PORTLAND, Ore. (AP) — Portland police have drafted a new policy for dealing with mentally ill people that says sometimes it's OK for an officer to walk away if a confrontation could jeopardize a suspect or other people.
The policy follows a settlement last summer between the city and the U.S. Justice Department, which found that officers had a pattern of excessive force against people who have, or seem to have, mental illness, The Oregonian (http://bit.ly/1tD5fCo) reported Monday.
The policy stresses the importance of officers recognizing characteristics of mental illness and requires them to avoid unnecessary violence and potential civil liability.
Portland's move comes as other big-city police departments change their policies on dealing with the mentally ill. The Milwaukee Police Department is stepping up training so that all police officers on the force would be fully trained to deal with the mentally ill by 2018, the mayor announced in December, months after a Milwaukee police officer killed a schizophrenic man at a park.
In deciding how to respond to a call involving a person suffering a mental health crisis, officers are required to assess the risk to themselves, the person who is the subject of the calls and others, the policy says.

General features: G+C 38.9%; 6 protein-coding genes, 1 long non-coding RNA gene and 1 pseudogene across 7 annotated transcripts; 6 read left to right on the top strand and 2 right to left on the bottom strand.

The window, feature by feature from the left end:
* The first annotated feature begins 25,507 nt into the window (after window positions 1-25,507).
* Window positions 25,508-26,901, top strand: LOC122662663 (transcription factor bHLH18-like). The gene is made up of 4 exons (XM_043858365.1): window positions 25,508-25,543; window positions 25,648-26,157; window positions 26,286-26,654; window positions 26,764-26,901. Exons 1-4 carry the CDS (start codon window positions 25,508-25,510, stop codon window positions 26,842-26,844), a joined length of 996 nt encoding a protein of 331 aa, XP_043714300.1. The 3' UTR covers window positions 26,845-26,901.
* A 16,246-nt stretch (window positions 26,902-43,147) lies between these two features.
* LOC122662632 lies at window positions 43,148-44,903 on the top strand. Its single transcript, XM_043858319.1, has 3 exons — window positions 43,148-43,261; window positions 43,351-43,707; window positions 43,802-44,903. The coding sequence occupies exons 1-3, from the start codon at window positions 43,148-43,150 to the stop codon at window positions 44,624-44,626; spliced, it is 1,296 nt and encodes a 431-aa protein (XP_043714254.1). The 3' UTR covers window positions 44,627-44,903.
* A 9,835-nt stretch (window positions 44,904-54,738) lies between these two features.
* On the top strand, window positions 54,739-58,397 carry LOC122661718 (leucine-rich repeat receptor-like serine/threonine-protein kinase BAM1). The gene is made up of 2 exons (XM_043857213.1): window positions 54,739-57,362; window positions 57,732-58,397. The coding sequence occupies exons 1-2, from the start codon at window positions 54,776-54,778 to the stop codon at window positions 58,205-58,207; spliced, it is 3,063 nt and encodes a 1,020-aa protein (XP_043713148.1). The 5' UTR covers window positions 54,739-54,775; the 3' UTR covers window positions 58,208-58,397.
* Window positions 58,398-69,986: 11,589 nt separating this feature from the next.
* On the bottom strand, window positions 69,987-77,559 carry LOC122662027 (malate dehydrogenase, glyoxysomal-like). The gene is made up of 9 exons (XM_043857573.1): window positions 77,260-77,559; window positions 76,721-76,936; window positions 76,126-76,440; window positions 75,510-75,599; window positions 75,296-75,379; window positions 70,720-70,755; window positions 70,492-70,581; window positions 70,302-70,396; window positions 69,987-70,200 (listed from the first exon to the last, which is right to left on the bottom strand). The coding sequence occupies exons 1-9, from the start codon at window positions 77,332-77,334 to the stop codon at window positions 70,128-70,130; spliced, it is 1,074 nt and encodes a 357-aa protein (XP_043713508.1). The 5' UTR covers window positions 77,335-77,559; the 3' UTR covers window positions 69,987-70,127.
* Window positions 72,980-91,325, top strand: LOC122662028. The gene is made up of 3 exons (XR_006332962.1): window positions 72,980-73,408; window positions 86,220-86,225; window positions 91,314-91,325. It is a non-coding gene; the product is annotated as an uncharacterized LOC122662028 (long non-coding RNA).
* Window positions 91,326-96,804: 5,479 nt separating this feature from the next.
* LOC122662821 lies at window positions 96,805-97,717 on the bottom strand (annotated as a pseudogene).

They're also to evaluate if police involvement is necessary given that many people with mental illness or in crisis aren't dangerous or may behave dangerously only under certain circumstances.
"Non-engagement or disengagement are tactics that can be used if the member determines that contact or continued contact with the person will result in an undue safety risk to the person, the public and/or members," the new policy reads. Officers would have to document that decision in a report.
Among the other options is delaying taking a person into custody if police can return at a safer time.
Also under the new policy, persons flagged as having a "mental illness" in the police database will be purged 10 years after their last known law enforcement contact.
The bureau is seeking comment on the policy and other bureau directives through Jan. 31.